New Mexico Department of Game and Fish
Media contact: Dan Williams, (505) 476-8004
Public contact: (505) 476-8000
dan.williams@state.nm.us

FOR IMMEDIATE RELEASE, OCT. 7, 2008:

INVASIVE 'ROCK SNOT' ALGAE FOUND IN UPPER PECOS RIVER

COWLES -- The Department of Game and Fish is urging anglers and others who visit the Pecos River Canyon to take measures to prevent the spread of an invasive species of algae that could present many problems for the Pecos River and other state waters.

The New Mexico Environment Department confirmed a bloom of Didymosphenia geminata in the Pecos River near Cowles in August.  Commonly called "didymo," the single-celled alga's large, ugly growths on stream gravels have earned it the descriptive name, "rock snot." It is an aquatic nuisance species known to be transferred around the world on boats, fishing equipment and footwear.

Didymo can undergo explosive growth, creating massive algal blooms in the form of dense mats that can impact native algae and invertebrates -- the food base for native and sport fish. The alga can change water chemistry and hydrology and reduce hydroelectric power production. Its presence also can hurt tourist economies in infected areas.

There are no known health threats associated with eating fish caught in didymo-infested waters.

Native to northern Europe and Vancouver Island, Canada, didymo has spread to all but three U.S. states, Arizona, Nevada and Oregon. It appears to prefer habits low in nutrients and organic productivity, but can be found in freshwater streams, rivers and lakes. The apparent increase in invasiveness of didymo may be related to factors including inter-basin transfer by humans, climatic changes, altered grazing, and genetic changes.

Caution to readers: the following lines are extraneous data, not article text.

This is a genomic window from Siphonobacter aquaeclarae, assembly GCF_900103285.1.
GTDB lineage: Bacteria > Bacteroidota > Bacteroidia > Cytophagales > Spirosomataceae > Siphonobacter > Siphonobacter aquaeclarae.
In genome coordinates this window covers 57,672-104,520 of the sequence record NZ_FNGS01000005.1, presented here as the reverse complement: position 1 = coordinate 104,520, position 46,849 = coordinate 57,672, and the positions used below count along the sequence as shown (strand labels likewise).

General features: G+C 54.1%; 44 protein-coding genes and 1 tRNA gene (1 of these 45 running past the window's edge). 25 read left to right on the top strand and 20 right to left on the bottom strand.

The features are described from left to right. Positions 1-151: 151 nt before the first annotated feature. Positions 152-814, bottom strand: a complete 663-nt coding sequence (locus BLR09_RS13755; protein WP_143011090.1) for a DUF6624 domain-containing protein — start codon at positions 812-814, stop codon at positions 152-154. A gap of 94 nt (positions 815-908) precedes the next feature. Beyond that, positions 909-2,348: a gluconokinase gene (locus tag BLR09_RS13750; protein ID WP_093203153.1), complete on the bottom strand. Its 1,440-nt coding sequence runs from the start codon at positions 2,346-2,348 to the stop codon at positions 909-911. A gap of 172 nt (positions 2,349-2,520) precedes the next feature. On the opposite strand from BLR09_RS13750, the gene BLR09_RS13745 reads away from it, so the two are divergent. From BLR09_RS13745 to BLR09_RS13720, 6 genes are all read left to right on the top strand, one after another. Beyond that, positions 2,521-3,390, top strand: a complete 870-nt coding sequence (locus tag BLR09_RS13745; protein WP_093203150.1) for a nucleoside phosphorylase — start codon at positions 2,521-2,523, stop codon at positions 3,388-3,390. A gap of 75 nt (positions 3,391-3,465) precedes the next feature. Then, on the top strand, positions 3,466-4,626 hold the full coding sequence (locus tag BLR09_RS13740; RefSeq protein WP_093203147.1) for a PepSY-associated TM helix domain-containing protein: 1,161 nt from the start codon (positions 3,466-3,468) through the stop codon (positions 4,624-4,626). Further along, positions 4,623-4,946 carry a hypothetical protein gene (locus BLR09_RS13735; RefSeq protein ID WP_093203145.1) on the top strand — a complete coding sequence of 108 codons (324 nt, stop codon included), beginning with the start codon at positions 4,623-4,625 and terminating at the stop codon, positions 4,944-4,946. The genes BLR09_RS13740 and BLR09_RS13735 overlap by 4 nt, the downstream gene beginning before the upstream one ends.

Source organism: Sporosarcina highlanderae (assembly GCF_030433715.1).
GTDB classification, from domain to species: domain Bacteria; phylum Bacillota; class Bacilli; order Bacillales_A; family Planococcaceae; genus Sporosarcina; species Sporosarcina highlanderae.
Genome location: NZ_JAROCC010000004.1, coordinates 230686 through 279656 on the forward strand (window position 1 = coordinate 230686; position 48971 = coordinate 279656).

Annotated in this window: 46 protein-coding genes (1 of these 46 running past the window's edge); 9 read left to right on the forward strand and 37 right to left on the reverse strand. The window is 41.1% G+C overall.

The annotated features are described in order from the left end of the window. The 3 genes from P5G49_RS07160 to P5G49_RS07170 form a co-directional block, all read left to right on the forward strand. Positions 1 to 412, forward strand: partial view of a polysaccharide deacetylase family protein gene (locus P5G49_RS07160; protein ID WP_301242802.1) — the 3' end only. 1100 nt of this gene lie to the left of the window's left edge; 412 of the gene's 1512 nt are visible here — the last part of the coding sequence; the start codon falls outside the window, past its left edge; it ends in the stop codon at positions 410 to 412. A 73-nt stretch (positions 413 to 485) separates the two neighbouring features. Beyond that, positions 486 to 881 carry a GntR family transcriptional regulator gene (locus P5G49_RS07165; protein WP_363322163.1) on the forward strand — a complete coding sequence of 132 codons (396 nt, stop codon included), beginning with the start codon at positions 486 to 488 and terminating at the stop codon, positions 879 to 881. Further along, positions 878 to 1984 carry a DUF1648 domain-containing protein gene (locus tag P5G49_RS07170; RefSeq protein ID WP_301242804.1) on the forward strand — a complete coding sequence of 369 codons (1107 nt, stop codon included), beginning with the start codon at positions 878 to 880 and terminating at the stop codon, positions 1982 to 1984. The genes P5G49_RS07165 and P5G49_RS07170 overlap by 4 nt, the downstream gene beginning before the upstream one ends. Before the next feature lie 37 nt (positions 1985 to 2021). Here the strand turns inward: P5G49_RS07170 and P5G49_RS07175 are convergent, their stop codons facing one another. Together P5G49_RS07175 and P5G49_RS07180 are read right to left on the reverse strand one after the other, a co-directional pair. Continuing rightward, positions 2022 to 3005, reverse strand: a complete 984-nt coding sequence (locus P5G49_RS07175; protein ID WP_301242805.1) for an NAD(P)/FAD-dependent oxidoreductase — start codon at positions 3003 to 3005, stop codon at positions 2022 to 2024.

This is the second aquatic invasive species known to exist in the Pecos River. Whirling disease, a protozoan parasite that attacks the spinal columns of trout, is found in the river's headwaters. Whirling disease also is known to "hitchhike" on unwashed fishing tackle and waders.

To help prevent the spread of didymo, anglers and others are urged to:

  • Check: Before leaving the river, remove all obvious clumps of algae and look for hidden clumps. Leave them at the site. If you find clumps later, don't wash them down the drain; treat them with approved methods below, dry them and put them in a rubbish bin.
  • Clean: Soak and scrub anything that may have contacted algae for at least one minute in either hot (140 º F) water, a 2 percent solution of household bleach, or a 5 percent solution of salt, antiseptic hand cleaner or dishwashing detergent.
  • Dry: If cleaning is not practical (pets, livestock), wait until it is completely dry, and then wait at least 48 hours before contact or use in any waterway.

This discovery comes just as the Department of Game and Fish is leading a statewide effort to adopt a New Mexico Aquatic Invasive Species Management Plan. Strategies include creation of a New Mexico Invasive Species Council; laws against importing aquatic invasive species to the state; funding to combat the spread of invasive organisms; and monitoring known invasive species in the state.

Nationwide, aquatic invasive species cost $137 billion a year to offset their impacts and educate people about preventing their spread. The 100 or so aquatic invasive species posing threats to New Mexico water resources include quagga and zebra mussels and the New Zealand mudsnail. These species can grow unchecked in waters that contain no natural predators or diseases, while clogging pipes and damaging ecosystems.

For more information about invasive aquatic species, contact Brian Lang, (505) 476-8108 or brian.lang@state.nm.us. To review the New Mexico Invasive Species Plan, please visit the Department of Game and Fish Web site, www.wildlife.state.nm.us.
 

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